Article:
With apologies to William Shakespeare, it would be fair to characterize the turn of 2020-21 as a winter of discontent.

The global pandemic has continued to surge, leading to ongoing lockdowns and restrictions, even as the development of vaccines has created a cautious sense of hope. In the United States, political turmoil and social tensions boiled over into a violent insurrection within the nation’s capital, the likes of which hadn’t been seen in a century and a half. Friendships, families and churches have been torn apart in the angry, divisive cultural atmosphere. The worldwide economy is in chaos, people fear for their health and livelihood, and many are stuck at home, struggling with anxiety and loneliness.

There are no quick fixes or easy answers. But for followers of Jesus, the source of hope and strength in times such as these lies not in looking around, but in looking up. It begins with thoughtful, prayerful consideration of God’s providence, not just as a theological abstract but as a present reality that governs everything going on in the world.

A widescreen view of providence

The common perception of providence focuses mostly on good things: sunny days, plenty of food, comfortable homes, a stable life. But the biblical picture of providence is much wider, encompassing everything, both good and bad, that happens in the world. As God himself says, “I form light and create darkness; I make well-being and create calamity; I am the Lord, who does all these things” (Isaiah 45:7).

This is not the expression of a capricious national deity, but of the Sovereign Lord of the universe, who ordains everything in his created order according to his good and wise purposes and for the glory of his name. And thus, it’s vital for God’s people to view all our present concerns through the lens of God’s providential care.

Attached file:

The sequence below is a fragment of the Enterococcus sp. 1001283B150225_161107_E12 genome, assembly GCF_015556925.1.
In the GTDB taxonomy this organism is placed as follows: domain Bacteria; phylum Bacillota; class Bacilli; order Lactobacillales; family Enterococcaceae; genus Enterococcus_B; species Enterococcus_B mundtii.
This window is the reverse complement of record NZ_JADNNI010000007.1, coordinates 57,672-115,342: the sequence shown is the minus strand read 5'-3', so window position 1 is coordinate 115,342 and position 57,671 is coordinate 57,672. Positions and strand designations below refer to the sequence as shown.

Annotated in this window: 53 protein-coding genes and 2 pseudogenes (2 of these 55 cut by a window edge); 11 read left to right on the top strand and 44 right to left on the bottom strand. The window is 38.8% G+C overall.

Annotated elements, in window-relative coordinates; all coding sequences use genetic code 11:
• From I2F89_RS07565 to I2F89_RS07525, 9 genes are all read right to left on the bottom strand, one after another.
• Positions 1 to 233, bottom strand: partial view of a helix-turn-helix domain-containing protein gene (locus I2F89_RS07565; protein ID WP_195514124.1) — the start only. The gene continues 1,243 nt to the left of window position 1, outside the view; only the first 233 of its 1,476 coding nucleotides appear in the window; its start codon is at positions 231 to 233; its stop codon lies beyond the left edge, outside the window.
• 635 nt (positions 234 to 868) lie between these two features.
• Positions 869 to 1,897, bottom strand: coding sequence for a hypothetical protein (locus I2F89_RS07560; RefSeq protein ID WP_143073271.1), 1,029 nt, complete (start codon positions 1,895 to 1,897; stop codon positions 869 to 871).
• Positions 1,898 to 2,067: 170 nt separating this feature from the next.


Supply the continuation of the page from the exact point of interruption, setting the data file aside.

Spheres of divine providence

The pandemic: God is sovereign over natural disasters, whether humans had a hand in creating them or not: earthquakes, hurricanes, tsunamis, forest fires, pandemics. Among other things, God uses these disasters, terrible though they are, to shake people and societies out of their complacency and awaken them to spiritual realities. COVID-19 isn’t outside God’s control or purposes; he has ordained the circumstances of its beginning, its unfolding, as well as its eventual end. This isn’t fatalism. God has also given us science and medicine and minds to use in combatting the pandemic. As always, he calls his people to be his instruments of hope and healing to those who are suffering.

Political turmoil: According to the book of Daniel, “the Most High is ruler over human kingdoms. He gives them to anyone he wants and sets the lowliest of people over them” (Daniel 4:17). Whether by birth, conquest or election, it is God who raises up all rulers, both the best and the worst, to accomplish his will. Transitions of power can be occasions for concern or rejoicing, as the case may be. But in any event, God commands us to respect our leaders and submit to them, regardless of whether we like and agree with them or not (Romans 13:1-7). More than that, we’re to pray for them, for their well-being, and that they might lead with integrity and justice (1 Timothy 2:1-2).

Social tensions: Civil disturbances are inevitable in a world of broken people with conflicting interests, unequal power and selfish desires. Even so, God allows them in order to shake up the status quo and draw attention to the plight of the marginalized. He uses them to convict society of its personal and systemic forms of injustice, and of its indifference toward those who suffer for it. The Scriptures brim with God’s concern for the poor, the widow, the orphan and the foreigner, and with his repeated calls to defend their cause: “He has told you, O man, what is good; and what does the Lord require of you but to do justice, and to love kindness, and to walk humbly with your God?” (Micah 6:8)

The church: Jesus promised that he would build his church, and that the gates of hell would not prevail against it (Matthew 16:18). His promise has held true over two millennia, despite brutal persecutions in many cultures throughout the church’s history. By comparison to that history, government restrictions due to COVID hardly qualify as “persecution.” Such a suggestion dishonours our brothers and sisters around the world who are enduring true persecution. Of course, we long for the day we can once again meet, worship, pray, break bread and embrace one another. But we live in a time and place where we have the technology to connect virtually, and this too is from the hand of God.